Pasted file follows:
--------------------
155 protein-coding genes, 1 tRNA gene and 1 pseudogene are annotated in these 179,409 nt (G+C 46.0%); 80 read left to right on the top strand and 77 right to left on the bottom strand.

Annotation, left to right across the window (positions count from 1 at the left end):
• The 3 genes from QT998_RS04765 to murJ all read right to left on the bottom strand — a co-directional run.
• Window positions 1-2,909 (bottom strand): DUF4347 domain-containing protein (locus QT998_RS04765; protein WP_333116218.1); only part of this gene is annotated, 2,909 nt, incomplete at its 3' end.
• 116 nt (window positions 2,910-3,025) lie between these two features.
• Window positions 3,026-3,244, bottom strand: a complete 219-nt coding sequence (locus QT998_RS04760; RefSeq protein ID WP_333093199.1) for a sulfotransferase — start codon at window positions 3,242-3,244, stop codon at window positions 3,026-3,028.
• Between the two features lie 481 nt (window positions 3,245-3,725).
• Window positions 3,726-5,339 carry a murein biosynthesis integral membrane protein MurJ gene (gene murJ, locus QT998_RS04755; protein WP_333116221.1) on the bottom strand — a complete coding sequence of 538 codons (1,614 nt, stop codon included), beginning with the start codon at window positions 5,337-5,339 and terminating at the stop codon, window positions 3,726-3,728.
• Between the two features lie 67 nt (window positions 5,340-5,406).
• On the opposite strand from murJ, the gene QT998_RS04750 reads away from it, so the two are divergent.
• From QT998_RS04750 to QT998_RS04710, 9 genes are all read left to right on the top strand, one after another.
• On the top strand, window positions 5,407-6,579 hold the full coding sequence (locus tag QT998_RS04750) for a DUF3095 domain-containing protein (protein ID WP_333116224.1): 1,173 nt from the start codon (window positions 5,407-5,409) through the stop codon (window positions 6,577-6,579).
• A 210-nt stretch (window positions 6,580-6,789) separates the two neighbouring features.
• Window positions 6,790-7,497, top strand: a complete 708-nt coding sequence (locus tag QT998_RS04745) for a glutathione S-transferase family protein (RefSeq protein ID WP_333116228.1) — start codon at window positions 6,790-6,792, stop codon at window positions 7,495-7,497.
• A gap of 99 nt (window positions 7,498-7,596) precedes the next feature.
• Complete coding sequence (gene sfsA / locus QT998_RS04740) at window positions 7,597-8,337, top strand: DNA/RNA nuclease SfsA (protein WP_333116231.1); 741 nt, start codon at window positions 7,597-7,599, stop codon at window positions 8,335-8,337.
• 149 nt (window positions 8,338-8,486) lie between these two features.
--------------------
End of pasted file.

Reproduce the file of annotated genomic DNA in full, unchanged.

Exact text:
155 protein-coding genes, 1 tRNA gene and 1 pseudogene are annotated in these 179,409 nt (G+C 46.0%); 80 read left to right on the top strand and 77 right to left on the bottom strand.

Annotation, left to right across the window (positions count from 1 at the left end):
• The 3 genes from QT998_RS04765 to murJ all read right to left on the bottom strand — a co-directional run.
• Window positions 1-2,909 (bottom strand): DUF4347 domain-containing protein (locus QT998_RS04765; protein WP_333116218.1); only part of this gene is annotated, 2,909 nt, incomplete at its 3' end.
• 116 nt (window positions 2,910-3,025) lie between these two features.
• Window positions 3,026-3,244, bottom strand: a complete 219-nt coding sequence (locus QT998_RS04760; RefSeq protein ID WP_333093199.1) for a sulfotransferase — start codon at window positions 3,242-3,244, stop codon at window positions 3,026-3,028.
• Between the two features lie 481 nt (window positions 3,245-3,725).
• Window positions 3,726-5,339 carry a murein biosynthesis integral membrane protein MurJ gene (gene murJ, locus QT998_RS04755; protein WP_333116221.1) on the bottom strand — a complete coding sequence of 538 codons (1,614 nt, stop codon included), beginning with the start codon at window positions 5,337-5,339 and terminating at the stop codon, window positions 3,726-3,728.
• Between the two features lie 67 nt (window positions 5,340-5,406).
• On the opposite strand from murJ, the gene QT998_RS04750 reads away from it, so the two are divergent.
• From QT998_RS04750 to QT998_RS04710, 9 genes are all read left to right on the top strand, one after another.
• On the top strand, window positions 5,407-6,579 hold the full coding sequence (locus tag QT998_RS04750) for a DUF3095 domain-containing protein (protein ID WP_333116224.1): 1,173 nt from the start codon (window positions 5,407-5,409) through the stop codon (window positions 6,577-6,579).
• A 210-nt stretch (window positions 6,580-6,789) separates the two neighbouring features.
• Window positions 6,790-7,497, top strand: a complete 708-nt coding sequence (locus tag QT998_RS04745) for a glutathione S-transferase family protein (RefSeq protein ID WP_333116228.1) — start codon at window positions 6,790-6,792, stop codon at window positions 7,495-7,497.
• A gap of 99 nt (window positions 7,498-7,596) precedes the next feature.
• Complete coding sequence (gene sfsA / locus QT998_RS04740) at window positions 7,597-8,337, top strand: DNA/RNA nuclease SfsA (protein WP_333116231.1); 741 nt, start codon at window positions 7,597-7,599, stop codon at window positions 8,335-8,337.
• 149 nt (window positions 8,338-8,486) lie between these two features.